Steven Shafer

Publication Details

  • EXERCISE PRODUCES SENSITIVITY TO METOCURINE ANESTHESIOLOGY Gronert, G. A., White, D. A., Shafer, S. L., Matteo, R. S. 1989; 70 (6): 973-977


    Chronic muscle disuse decreases the sensitivity of skeletal muscle to nondepolarizing relaxants, such as metocurine (MTC). In this study, the authors determined whether chronic conditioning would produce the opposite effect and increase the sensitivity of skeletal muscle to MTC. Five dogs were exercised by daily running over a period of 5 weeks. At the conclusion of this training period, a pharmacokinetic and pharmacodynamic study of the MTC dose-response relationship was performed. The same analysis was performed on four dogs housed in the same kennel who did not undergo conditioning. Neuromuscular blockade was measured and recorded bilaterally in both gastrocnemius muscles while the animal was anesthetized with nitrous oxide and pentobarbital, 30 Plasma concentrations of MTC were measured by radioimmunoassay. The MTC concentration estimated in the effect compartment which produced 50% paralysis was 0.114 +/- 0.008 (mean +/- SD) in exercised dogs and 0.189 +/- 0.038 in nonexercised dogs, which was significant at P less than 0.005). The MTC concentration versus response curves were parallel. This supports the authors' hypothesis that exercise increases sensitivity to the nondepolarizing muscle relaxant metocurine.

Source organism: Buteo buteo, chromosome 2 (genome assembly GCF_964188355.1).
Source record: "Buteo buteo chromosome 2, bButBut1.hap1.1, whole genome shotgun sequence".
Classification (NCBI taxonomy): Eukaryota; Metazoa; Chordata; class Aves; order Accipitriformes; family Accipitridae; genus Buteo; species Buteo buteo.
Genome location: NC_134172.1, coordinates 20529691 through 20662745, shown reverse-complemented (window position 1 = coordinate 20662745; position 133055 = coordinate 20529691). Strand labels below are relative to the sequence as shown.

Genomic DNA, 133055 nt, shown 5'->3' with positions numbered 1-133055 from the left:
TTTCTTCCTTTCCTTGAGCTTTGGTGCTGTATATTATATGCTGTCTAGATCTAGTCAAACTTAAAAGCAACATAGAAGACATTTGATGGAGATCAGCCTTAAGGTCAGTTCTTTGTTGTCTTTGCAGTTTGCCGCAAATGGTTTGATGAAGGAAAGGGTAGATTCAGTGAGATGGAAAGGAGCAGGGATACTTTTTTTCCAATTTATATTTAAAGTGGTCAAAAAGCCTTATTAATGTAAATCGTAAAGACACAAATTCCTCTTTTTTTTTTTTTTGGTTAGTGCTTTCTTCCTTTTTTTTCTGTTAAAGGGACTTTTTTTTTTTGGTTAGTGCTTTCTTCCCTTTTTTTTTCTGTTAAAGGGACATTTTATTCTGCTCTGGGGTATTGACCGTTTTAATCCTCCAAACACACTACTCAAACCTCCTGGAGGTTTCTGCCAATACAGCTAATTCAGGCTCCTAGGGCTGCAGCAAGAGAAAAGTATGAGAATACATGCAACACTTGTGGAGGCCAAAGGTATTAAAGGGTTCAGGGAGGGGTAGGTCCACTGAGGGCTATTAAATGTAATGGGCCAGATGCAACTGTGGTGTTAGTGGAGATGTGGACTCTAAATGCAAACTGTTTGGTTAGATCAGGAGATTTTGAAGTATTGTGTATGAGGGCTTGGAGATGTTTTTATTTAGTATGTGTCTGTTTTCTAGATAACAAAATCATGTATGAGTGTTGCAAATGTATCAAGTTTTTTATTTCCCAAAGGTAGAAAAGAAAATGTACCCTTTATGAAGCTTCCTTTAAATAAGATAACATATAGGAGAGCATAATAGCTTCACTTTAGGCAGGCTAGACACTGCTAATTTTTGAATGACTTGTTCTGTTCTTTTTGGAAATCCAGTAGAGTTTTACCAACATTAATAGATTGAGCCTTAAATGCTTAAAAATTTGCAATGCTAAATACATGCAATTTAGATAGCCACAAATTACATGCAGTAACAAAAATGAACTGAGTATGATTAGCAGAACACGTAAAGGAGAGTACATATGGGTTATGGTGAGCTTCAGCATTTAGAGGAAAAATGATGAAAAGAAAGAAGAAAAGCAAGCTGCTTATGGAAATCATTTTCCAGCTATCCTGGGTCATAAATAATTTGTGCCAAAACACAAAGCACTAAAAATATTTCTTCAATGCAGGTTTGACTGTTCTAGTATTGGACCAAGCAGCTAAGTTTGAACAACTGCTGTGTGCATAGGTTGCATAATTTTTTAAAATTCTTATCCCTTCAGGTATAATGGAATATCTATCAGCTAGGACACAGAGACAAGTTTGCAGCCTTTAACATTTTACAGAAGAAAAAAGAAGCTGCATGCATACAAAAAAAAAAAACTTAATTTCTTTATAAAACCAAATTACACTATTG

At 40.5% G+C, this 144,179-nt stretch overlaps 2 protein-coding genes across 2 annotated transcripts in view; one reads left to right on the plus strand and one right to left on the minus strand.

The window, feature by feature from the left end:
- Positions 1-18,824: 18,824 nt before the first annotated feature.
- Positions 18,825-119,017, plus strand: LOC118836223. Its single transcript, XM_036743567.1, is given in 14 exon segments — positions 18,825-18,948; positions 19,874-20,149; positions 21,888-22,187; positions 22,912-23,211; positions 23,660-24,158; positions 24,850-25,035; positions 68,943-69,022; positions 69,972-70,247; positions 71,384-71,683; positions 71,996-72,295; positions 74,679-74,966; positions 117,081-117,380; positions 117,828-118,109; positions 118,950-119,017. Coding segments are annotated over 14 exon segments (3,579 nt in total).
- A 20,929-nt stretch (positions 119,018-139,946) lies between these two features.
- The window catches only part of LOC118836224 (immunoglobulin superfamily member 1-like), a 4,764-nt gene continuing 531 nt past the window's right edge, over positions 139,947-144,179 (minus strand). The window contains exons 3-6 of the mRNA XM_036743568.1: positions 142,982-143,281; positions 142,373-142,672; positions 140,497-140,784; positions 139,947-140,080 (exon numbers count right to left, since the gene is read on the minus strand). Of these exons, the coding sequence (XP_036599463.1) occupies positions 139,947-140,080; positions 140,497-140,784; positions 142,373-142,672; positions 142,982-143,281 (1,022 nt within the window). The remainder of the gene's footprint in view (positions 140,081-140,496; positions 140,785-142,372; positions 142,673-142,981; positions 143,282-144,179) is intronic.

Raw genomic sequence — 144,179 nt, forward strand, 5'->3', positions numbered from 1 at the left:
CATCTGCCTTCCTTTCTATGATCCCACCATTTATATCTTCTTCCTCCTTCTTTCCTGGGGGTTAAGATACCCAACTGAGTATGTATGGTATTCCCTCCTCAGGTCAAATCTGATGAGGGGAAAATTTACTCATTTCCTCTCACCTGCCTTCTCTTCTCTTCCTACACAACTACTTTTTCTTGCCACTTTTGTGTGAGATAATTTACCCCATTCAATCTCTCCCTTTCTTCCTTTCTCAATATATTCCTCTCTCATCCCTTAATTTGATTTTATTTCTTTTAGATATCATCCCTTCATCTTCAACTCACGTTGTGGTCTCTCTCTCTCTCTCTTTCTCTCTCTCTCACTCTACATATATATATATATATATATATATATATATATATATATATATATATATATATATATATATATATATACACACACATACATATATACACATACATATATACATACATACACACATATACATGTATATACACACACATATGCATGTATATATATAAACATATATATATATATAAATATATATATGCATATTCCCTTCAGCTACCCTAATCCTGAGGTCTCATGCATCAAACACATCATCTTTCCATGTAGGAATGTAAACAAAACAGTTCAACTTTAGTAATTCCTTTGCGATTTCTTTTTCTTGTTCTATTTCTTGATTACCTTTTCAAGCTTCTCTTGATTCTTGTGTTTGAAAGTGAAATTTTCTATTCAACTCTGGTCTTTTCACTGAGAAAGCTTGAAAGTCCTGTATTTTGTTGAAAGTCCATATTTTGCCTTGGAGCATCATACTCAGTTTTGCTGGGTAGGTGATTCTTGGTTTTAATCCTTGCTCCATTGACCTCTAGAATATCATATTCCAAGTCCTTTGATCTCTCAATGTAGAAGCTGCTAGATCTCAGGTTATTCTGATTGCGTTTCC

View details for Web of Science ID A1989U898800015

    View details for PubMedID 2729640

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